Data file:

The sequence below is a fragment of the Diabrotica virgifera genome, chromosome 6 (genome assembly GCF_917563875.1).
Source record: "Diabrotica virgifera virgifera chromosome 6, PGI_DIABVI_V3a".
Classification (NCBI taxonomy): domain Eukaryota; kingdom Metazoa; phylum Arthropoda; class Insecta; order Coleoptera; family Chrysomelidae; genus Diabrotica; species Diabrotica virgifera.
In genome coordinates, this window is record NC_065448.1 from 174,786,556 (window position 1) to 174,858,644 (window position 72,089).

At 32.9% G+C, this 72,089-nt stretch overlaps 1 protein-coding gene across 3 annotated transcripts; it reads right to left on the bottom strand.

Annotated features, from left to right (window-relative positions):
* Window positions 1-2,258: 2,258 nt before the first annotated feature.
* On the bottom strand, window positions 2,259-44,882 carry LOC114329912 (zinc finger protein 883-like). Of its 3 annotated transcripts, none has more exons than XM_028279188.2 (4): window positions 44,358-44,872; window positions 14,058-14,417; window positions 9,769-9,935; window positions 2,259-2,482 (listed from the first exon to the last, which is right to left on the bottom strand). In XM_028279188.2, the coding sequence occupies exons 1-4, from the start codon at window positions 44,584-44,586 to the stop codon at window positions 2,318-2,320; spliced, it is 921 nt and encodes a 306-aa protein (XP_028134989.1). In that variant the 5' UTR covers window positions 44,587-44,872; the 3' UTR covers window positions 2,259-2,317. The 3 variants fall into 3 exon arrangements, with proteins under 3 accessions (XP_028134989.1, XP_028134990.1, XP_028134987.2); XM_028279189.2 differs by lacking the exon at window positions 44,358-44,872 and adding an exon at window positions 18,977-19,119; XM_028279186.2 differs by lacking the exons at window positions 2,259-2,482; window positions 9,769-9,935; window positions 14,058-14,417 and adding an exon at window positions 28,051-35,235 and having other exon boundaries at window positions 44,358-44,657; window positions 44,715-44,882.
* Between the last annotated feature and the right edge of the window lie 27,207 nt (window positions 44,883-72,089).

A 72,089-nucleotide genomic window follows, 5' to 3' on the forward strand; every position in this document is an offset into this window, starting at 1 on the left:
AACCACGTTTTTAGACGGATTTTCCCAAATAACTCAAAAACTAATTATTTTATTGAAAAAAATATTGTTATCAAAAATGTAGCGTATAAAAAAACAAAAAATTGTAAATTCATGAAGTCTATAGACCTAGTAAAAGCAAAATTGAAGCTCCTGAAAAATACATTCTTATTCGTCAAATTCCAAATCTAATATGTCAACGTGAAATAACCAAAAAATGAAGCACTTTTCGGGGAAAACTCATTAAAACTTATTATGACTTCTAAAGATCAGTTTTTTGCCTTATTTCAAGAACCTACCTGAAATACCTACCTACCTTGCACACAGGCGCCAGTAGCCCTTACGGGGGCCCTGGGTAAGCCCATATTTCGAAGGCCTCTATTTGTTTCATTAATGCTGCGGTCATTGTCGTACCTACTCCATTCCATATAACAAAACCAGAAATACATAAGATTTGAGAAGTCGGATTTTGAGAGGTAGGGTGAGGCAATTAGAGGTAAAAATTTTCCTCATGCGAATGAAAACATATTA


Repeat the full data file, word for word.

The sequence below is a fragment of the Diabrotica virgifera genome, chromosome 6 (genome assembly GCF_917563875.1).
Source record: "Diabrotica virgifera virgifera chromosome 6, PGI_DIABVI_V3a".
Classification (NCBI taxonomy): domain Eukaryota; kingdom Metazoa; phylum Arthropoda; class Insecta; order Coleoptera; family Chrysomelidae; genus Diabrotica; species Diabrotica virgifera.
In genome coordinates, this window is record NC_065448.1 from 174,786,556 (window position 1) to 174,858,644 (window position 72,089).

At 32.9% G+C, this 72,089-nt stretch overlaps 1 protein-coding gene across 3 annotated transcripts; it reads right to left on the bottom strand.

Annotated features, from left to right (window-relative positions):
* Window positions 1-2,258: 2,258 nt before the first annotated feature.
* On the bottom strand, window positions 2,259-44,882 carry LOC114329912 (zinc finger protein 883-like). Of its 3 annotated transcripts, none has more exons than XM_028279188.2 (4): window positions 44,358-44,872; window positions 14,058-14,417; window positions 9,769-9,935; window positions 2,259-2,482 (listed from the first exon to the last, which is right to left on the bottom strand). In XM_028279188.2, the coding sequence occupies exons 1-4, from the start codon at window positions 44,584-44,586 to the stop codon at window positions 2,318-2,320; spliced, it is 921 nt and encodes a 306-aa protein (XP_028134989.1). In that variant the 5' UTR covers window positions 44,587-44,872; the 3' UTR covers window positions 2,259-2,317. The 3 variants fall into 3 exon arrangements, with proteins under 3 accessions (XP_028134989.1, XP_028134990.1, XP_028134987.2); XM_028279189.2 differs by lacking the exon at window positions 44,358-44,872 and adding an exon at window positions 18,977-19,119; XM_028279186.2 differs by lacking the exons at window positions 2,259-2,482; window positions 9,769-9,935; window positions 14,058-14,417 and adding an exon at window positions 28,051-35,235 and having other exon boundaries at window positions 44,358-44,657; window positions 44,715-44,882.
* Between the last annotated feature and the right edge of the window lie 27,207 nt (window positions 44,883-72,089).

A 72,089-nucleotide genomic window follows, 5' to 3' on the forward strand; every position in this document is an offset into this window, starting at 1 on the left:
AACCACGTTTTTAGACGGATTTTCCCAAATAACTCAAAAACTAATTATTTTATTGAAAAAAATATTGTTATCAAAAATGTAGCGTATAAAAAAACAAAAAATTGTAAATTCATGAAGTCTATAGACCTAGTAAAAGCAAAATTGAAGCTCCTGAAAAATACATTCTTATTCGTCAAATTCCAAATCTAATATGTCAACGTGAAATAACCAAAAAATGAAGCACTTTTCGGGGAAAACTCATTAAAACTTATTATGACTTCTAAAGATCAGTTTTTTGCCTTATTTCAAGAACCTACCTGAAATACCTACCTACCTTGCACACAGGCGCCAGTAGCCCTTACGGGGGCCCTGGGTAAGCCCATATTTCGAAGGCCTCTATTTGTTTCATTAATGCTGCGGTCATTGTCGTACCTACTCCATTCCATATAACAAAACCAGAAATACATAAGATTTGAGAAGTCGGATTTTGAGAGGTAGGGTGAGGCAATTAGAGGTAAAAATTTTCCTCATGCGAATGAAAACATATTA